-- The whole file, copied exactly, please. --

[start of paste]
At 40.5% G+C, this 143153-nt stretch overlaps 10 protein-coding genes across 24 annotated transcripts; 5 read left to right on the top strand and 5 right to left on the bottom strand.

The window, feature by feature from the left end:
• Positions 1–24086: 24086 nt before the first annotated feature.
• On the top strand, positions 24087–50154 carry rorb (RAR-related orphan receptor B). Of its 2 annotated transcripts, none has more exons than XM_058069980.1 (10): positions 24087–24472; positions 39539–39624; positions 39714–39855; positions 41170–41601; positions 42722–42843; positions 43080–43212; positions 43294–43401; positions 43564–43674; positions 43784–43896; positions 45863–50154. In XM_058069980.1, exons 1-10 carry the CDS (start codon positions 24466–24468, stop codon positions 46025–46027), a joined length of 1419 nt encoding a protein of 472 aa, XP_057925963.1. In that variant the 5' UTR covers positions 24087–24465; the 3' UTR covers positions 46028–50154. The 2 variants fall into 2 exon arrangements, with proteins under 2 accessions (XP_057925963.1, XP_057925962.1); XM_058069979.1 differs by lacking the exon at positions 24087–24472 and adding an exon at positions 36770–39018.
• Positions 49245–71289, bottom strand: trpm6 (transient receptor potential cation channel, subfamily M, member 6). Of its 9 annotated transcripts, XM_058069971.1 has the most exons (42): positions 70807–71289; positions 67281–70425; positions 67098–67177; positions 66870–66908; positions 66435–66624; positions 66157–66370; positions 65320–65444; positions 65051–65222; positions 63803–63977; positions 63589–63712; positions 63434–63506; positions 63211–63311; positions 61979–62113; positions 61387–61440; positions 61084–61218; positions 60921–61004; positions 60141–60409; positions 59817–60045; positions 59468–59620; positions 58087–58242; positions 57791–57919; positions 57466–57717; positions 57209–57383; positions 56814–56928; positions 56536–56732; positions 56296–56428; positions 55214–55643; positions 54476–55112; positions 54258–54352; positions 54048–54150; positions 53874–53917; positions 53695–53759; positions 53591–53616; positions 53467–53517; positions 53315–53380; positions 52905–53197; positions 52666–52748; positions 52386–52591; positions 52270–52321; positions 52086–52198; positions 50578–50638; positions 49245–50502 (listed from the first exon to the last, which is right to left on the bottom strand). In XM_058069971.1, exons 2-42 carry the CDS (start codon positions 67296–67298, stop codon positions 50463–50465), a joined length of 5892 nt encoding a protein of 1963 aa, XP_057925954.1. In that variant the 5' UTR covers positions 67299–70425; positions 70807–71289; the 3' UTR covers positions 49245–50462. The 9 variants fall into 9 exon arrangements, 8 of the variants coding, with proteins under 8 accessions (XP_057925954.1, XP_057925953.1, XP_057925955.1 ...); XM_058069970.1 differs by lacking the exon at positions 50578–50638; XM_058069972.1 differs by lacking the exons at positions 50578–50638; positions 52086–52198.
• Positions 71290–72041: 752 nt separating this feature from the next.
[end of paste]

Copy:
At 40.5% G+C, this 143153-nt stretch overlaps 10 protein-coding genes across 24 annotated transcripts; 5 read left to right on the top strand and 5 right to left on the bottom strand.

The window, feature by feature from the left end:
• Positions 1–24086: 24086 nt before the first annotated feature.
• On the top strand, positions 24087–50154 carry rorb (RAR-related orphan receptor B). Of its 2 annotated transcripts, none has more exons than XM_058069980.1 (10): positions 24087–24472; positions 39539–39624; positions 39714–39855; positions 41170–41601; positions 42722–42843; positions 43080–43212; positions 43294–43401; positions 43564–43674; positions 43784–43896; positions 45863–50154. In XM_058069980.1, exons 1-10 carry the CDS (start codon positions 24466–24468, stop codon positions 46025–46027), a joined length of 1419 nt encoding a protein of 472 aa, XP_057925963.1. In that variant the 5' UTR covers positions 24087–24465; the 3' UTR covers positions 46028–50154. The 2 variants fall into 2 exon arrangements, with proteins under 2 accessions (XP_057925963.1, XP_057925962.1); XM_058069979.1 differs by lacking the exon at positions 24087–24472 and adding an exon at positions 36770–39018.
• Positions 49245–71289, bottom strand: trpm6 (transient receptor potential cation channel, subfamily M, member 6). Of its 9 annotated transcripts, XM_058069971.1 has the most exons (42): positions 70807–71289; positions 67281–70425; positions 67098–67177; positions 66870–66908; positions 66435–66624; positions 66157–66370; positions 65320–65444; positions 65051–65222; positions 63803–63977; positions 63589–63712; positions 63434–63506; positions 63211–63311; positions 61979–62113; positions 61387–61440; positions 61084–61218; positions 60921–61004; positions 60141–60409; positions 59817–60045; positions 59468–59620; positions 58087–58242; positions 57791–57919; positions 57466–57717; positions 57209–57383; positions 56814–56928; positions 56536–56732; positions 56296–56428; positions 55214–55643; positions 54476–55112; positions 54258–54352; positions 54048–54150; positions 53874–53917; positions 53695–53759; positions 53591–53616; positions 53467–53517; positions 53315–53380; positions 52905–53197; positions 52666–52748; positions 52386–52591; positions 52270–52321; positions 52086–52198; positions 50578–50638; positions 49245–50502 (listed from the first exon to the last, which is right to left on the bottom strand). In XM_058069971.1, exons 2-42 carry the CDS (start codon positions 67296–67298, stop codon positions 50463–50465), a joined length of 5892 nt encoding a protein of 1963 aa, XP_057925954.1. In that variant the 5' UTR covers positions 67299–70425; positions 70807–71289; the 3' UTR covers positions 49245–50462. The 9 variants fall into 9 exon arrangements, 8 of the variants coding, with proteins under 8 accessions (XP_057925954.1, XP_057925953.1, XP_057925955.1 ...); XM_058069970.1 differs by lacking the exon at positions 50578–50638; XM_058069972.1 differs by lacking the exons at positions 50578–50638; positions 52086–52198.
• Positions 71290–72041: 752 nt separating this feature from the next.